One of the best-performing stocks over the past decade has been Mastercard (NYSE:MA). You might not think a large-cap, infrastructure-like stock could generate those types of returns, but a quick look at Mastercard's history as a public company reveals just that.
Though Mastercard traces its roots back to 1966, when a bank consortium formed Mastercard predecessor Interbank Card Association, it's only been a public company since 2006. Yet despite that relatively short time frame, investors in Mastercard's IPO have seen that investment grow many, many times over. But just how many times are we talking about?
Just a $10,000 investment...
Mastercard went public on May 25, 2006, issuing a little less than half of its 135 million shares to the public at a price of $39 per share. The company raised $2.4 billion that day, at a total market capitalization of $5.3 billion.
Fast-forward to today, Mastercard has grown into a market cap of $344 billion -- a 65-fold increase over its 2006 size. But shareholders have done even better than that: Mastercard has also bought back a fair amount of its own stock over the past decade, meaning that existing shareholders own an increasing percentage of the business, without even having to buy more shares. In addition, Mastercard has paid a rising dividend to shareholders ever since going public as well.
If you had the foresight to realize Mastercard's vast growth potential due to consumers increasingly transitioning to electronic payments from cash, as well as Mastercard's entrenched status as the No. 2 payments network in a global oligopoly, and bet just $10,000 on the stock at the IPO, here's how much you would have made.
Almost $1 million
For $10,000, investors could have bought 256 shares of Mastercard at its IPO, and these shares would have turned into 2,560 shares as of Jan. 21, 2014, when Mastercard split its stock 10-for-1 -- its only stock split to date. Today, each Mastercard share is worth $340.96 each as of this writing, meaning that initial $10,000 investment back in 2006 would be worth $872,832 today!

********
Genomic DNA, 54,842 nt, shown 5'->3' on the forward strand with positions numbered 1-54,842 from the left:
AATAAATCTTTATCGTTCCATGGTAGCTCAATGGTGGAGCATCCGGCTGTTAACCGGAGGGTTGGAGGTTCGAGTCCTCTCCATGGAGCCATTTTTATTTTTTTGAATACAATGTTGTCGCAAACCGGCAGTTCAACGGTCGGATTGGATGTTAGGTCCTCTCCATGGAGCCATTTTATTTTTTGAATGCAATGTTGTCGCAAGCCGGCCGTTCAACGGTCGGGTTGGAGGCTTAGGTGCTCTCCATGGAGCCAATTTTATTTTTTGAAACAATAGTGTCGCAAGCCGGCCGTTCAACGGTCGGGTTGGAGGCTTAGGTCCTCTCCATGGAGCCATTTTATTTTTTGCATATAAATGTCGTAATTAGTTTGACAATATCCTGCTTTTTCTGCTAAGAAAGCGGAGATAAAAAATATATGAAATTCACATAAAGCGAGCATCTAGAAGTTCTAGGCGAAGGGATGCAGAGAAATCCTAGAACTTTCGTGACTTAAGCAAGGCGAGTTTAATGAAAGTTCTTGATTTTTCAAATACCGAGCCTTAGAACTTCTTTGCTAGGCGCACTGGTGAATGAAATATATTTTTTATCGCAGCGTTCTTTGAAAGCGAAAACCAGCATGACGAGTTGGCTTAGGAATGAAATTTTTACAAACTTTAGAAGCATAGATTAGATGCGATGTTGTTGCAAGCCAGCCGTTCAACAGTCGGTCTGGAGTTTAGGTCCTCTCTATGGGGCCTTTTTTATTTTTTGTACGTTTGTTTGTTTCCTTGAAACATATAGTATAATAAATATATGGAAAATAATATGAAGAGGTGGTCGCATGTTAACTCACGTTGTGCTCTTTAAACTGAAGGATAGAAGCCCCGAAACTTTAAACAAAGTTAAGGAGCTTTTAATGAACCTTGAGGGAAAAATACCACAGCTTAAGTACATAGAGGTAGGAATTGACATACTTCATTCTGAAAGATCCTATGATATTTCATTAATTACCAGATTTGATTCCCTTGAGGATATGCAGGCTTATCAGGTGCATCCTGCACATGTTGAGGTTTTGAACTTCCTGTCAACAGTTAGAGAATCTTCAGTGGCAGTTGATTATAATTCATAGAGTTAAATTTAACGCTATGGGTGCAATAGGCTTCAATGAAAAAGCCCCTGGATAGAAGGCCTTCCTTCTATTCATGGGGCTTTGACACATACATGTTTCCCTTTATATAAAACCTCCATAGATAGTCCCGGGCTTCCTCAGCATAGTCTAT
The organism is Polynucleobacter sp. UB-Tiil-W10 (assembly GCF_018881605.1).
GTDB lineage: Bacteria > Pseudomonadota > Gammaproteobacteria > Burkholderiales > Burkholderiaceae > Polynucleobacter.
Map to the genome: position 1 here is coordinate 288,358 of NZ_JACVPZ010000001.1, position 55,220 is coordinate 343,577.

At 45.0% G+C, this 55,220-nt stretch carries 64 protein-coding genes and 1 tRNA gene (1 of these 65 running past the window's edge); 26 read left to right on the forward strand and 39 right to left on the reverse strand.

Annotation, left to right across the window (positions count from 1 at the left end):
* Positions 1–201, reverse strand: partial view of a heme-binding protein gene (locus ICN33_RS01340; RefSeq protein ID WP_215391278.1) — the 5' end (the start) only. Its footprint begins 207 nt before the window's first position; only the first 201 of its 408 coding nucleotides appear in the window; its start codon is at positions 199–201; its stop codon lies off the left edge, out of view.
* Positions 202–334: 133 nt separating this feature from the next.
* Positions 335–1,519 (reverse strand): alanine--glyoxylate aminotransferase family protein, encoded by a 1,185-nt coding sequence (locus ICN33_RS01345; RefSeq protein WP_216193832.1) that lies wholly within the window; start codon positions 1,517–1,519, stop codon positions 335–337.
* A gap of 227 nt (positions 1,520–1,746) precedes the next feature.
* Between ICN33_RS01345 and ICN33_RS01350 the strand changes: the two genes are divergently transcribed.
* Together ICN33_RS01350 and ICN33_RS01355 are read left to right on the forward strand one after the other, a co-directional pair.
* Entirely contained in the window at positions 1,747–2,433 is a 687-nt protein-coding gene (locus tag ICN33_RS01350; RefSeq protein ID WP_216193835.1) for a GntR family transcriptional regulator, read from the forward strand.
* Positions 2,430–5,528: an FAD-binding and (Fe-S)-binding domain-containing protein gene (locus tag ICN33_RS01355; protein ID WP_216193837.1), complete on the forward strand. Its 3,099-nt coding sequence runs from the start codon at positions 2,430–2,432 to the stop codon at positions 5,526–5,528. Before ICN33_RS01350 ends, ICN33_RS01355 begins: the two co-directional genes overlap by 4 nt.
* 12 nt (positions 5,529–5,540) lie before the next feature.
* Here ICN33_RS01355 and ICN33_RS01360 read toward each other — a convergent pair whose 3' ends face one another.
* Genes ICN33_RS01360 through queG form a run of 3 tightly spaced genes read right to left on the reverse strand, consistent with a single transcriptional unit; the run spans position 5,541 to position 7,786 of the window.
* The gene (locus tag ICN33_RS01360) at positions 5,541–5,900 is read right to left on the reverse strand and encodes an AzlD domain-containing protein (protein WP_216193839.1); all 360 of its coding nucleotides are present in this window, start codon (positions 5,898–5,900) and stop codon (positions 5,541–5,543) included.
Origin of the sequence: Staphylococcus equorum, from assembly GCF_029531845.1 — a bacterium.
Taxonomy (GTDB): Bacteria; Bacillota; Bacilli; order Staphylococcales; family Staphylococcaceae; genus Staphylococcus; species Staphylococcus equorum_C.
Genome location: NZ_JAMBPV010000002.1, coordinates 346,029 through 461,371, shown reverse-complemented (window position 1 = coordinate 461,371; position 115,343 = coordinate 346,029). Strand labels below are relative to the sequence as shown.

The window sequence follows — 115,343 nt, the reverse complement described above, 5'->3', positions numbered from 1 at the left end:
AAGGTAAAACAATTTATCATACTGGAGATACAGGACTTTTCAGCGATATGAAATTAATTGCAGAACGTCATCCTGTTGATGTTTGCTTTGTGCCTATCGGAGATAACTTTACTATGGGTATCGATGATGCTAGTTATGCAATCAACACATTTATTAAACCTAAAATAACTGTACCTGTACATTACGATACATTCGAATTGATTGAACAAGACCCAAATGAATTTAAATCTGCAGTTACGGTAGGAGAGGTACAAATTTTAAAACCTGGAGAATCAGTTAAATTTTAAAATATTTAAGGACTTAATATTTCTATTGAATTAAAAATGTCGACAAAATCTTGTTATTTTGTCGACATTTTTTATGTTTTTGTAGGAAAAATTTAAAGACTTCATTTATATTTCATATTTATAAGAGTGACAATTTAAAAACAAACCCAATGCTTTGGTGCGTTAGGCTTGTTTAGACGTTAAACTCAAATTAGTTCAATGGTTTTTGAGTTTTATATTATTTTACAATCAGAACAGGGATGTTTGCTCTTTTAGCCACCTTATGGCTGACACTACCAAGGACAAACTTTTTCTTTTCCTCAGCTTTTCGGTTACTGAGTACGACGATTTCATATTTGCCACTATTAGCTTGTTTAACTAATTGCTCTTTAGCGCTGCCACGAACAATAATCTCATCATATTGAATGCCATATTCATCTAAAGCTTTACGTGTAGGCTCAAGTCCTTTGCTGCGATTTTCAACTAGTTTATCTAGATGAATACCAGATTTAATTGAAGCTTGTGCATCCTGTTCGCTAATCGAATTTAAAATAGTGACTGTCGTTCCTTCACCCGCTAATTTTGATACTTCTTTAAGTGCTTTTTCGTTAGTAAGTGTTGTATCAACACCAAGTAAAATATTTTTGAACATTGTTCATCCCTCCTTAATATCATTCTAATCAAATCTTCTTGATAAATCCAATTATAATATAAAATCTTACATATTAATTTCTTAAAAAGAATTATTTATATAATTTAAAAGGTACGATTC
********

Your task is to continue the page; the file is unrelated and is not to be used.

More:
And that figure doesn't even include dividends. Since 2006, Mastercard has also paid out $16,532.48 on those initial 256 shares. Increasing the total gains to $889,364.48 -- nearly 89 times an investor's initial investment in just 14 years.
How did Mastercard do it?
What was the key to realizing these massive investment gains? One, Mastercard has a big competitive advantage, along with rival Visa (NYSE:V), as one of only a couple of large-scale payments networks throughout the world outside of China. These two companies have consolidated a lot of the infrastructure trusted by merchants and banks alike to conduct bedrock functions of the digital economy. Thus, it would be incredibly difficult for newcomers to build a similar network and then garner the trust of customers and merchants alike. Given the scale of these two payments rivals, merchants everywhere also need to accept Visa and Mastercard or risk losing a sizable chunk of business. So, Mastercard and Visa alike benefit from significant network effects, meaning they grow more valuable to stakeholders as they grow bigger.
At the same time, both Mastercard and Visa have benefited from the growth in electronic payments as more of the world transitions away from cash. Though this seems like an inevitable transition, a surprising majority of the world's transactions are still made in cash today. As recently as 2017, over 80% of the world's transactions were still conducted with physical currency, according to Mastercard. Therefore, its electronic payments platform still has a large growth opportunity ahead of it, despite its impressive growth to date.
Finally, Mastercard has used its growing profits to cultivate new businesses through research and development and a slate of acquisitions, broadening the company's offerings into security, loyalty program management, data analytics, and consulting. These other sources of revenue are the fastest-growing parts of Mastercard today, accelerating 23% in 2019 versus 13% net revenue growth for the whole company. Not only do these services increase Mastercard's revenue, but they also make its core transaction processing network more attractive to issuer and acquiring banks alike.
It all adds up
Summing up, Mastercard's success has stemmed from having a leading, competitively advantaged business in an industry with huge long-term growth prospects, along with top management that has successfully expanded into adjacent categories, driving additional growth.
Investments with this combination of characteristics don't come along very often, but if you happen to come across a stock you think meets all three, don't be afraid to pile in. Personally, I think this sector is on its way to similar future riches alongside the payments networks, and may be worth your strong consideration as well.